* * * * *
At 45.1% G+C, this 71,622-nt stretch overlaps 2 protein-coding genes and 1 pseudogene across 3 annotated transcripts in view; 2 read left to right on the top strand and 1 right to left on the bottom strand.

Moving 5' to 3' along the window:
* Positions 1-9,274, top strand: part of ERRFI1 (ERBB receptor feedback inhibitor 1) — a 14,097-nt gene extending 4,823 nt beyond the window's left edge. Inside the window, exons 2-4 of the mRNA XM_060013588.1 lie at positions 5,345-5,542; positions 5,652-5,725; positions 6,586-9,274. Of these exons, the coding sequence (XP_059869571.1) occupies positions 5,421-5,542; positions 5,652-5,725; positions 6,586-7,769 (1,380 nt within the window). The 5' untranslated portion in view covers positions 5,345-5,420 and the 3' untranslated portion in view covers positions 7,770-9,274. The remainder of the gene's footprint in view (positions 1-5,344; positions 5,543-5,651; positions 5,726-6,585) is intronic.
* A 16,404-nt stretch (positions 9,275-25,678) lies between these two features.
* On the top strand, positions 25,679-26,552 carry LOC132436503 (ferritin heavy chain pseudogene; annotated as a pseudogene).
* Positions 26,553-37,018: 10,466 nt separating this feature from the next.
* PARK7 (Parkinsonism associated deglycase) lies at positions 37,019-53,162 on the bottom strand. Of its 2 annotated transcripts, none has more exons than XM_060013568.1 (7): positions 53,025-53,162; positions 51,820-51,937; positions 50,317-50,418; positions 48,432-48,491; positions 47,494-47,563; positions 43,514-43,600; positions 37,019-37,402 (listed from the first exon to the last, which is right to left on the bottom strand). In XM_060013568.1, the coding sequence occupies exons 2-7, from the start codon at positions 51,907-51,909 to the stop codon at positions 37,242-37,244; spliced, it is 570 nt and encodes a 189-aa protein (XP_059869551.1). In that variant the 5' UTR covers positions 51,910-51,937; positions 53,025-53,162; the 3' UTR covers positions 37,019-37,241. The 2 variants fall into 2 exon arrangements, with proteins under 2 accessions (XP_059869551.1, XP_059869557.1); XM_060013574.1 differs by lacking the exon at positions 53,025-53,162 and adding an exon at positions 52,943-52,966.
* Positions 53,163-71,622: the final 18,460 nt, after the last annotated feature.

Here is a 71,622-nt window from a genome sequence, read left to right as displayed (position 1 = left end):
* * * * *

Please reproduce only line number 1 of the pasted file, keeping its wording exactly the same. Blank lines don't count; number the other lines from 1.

At 45.1% G+C, this 71,622-nt stretch overlaps 2 protein-coding genes and 1 pseudogene across 3 annotated transcripts in view; 2 read left to right on the top strand and 1 right to left on the bottom strand.